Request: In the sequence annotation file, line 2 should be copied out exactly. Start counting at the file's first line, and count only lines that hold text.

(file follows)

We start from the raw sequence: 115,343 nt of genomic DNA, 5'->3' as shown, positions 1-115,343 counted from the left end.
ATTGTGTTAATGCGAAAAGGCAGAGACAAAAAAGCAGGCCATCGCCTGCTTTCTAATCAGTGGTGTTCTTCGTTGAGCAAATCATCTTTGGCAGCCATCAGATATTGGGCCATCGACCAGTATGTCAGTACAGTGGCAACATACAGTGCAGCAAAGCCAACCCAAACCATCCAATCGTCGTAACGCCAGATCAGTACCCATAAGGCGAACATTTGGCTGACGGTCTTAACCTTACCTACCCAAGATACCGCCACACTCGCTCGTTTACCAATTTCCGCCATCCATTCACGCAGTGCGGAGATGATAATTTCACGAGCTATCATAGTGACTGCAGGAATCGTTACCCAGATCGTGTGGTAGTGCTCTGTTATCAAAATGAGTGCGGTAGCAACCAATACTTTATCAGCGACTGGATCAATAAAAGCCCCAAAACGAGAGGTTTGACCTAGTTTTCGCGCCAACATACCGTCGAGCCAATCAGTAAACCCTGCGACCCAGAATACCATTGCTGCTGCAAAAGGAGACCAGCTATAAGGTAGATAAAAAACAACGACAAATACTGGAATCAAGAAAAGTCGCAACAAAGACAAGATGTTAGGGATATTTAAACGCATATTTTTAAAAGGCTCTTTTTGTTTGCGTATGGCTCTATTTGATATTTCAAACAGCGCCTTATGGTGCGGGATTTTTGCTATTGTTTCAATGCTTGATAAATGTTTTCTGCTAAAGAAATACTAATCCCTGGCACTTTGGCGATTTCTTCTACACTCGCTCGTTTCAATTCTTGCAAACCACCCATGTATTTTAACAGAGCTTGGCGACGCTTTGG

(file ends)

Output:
ATTGTGTTAATGCGAAAAGGCAGAGACAAAAAAGCAGGCCATCGCCTGCTTTCTAATCAGTGGTGTTCTTCGTTGAGCAAATCATCTTTGGCAGCCATCAGATATTGGGCCATCGACCAGTATGTCAGTACAGTGGCAACATACAGTGCAGCAAAGCCAACCCAAACCATCCAATCGTCGTAACGCCAGATCAGTACCCATAAGGCGAACATTTGGCTGACGGTCTTAACCTTACCTACCCAAGATACCGCCACACTCGCTCGTTTACCAATTTCCGCCATCCATTCACGCAGTGCGGAGATGATAATTTCACGAGCTATCATAGTGACTGCAGGAATCGTTACCCAGATCGTGTGGTAGTGCTCTGTTATCAAAATGAGTGCGGTAGCAACCAATACTTTATCAGCGACTGGATCAATAAAAGCCCCAAAACGAGAGGTTTGACCTAGTTTTCGCGCCAACATACCGTCGAGCCAATCAGTAAACCCTGCGACCCAGAATACCATTGCTGCTGCAAAAGGAGACCAGCTATAAGGTAGATAAAAAACAACGACAAATACTGGAATCAAGAAAAGTCGCAACAAAGACAAGATGTTAGGGATATTTAAACGCATATTTTTAAAAGGCTCTTTTTGTTTGCGTATGGCTCTATTTGATATTTCAAACAGCGCCTTATGGTGCGGGATTTTTGCTATTGTTTCAATGCTTGATAAATGTTTTCTGCTAAAGAAATACTAATCCCTGGCACTTTGGCGATTTCTTCTACACTCGCTCGTTTCAATTCTTGCAAACCACCCATGTATTTTAACAGAGCTTGGCGACGCTTTGG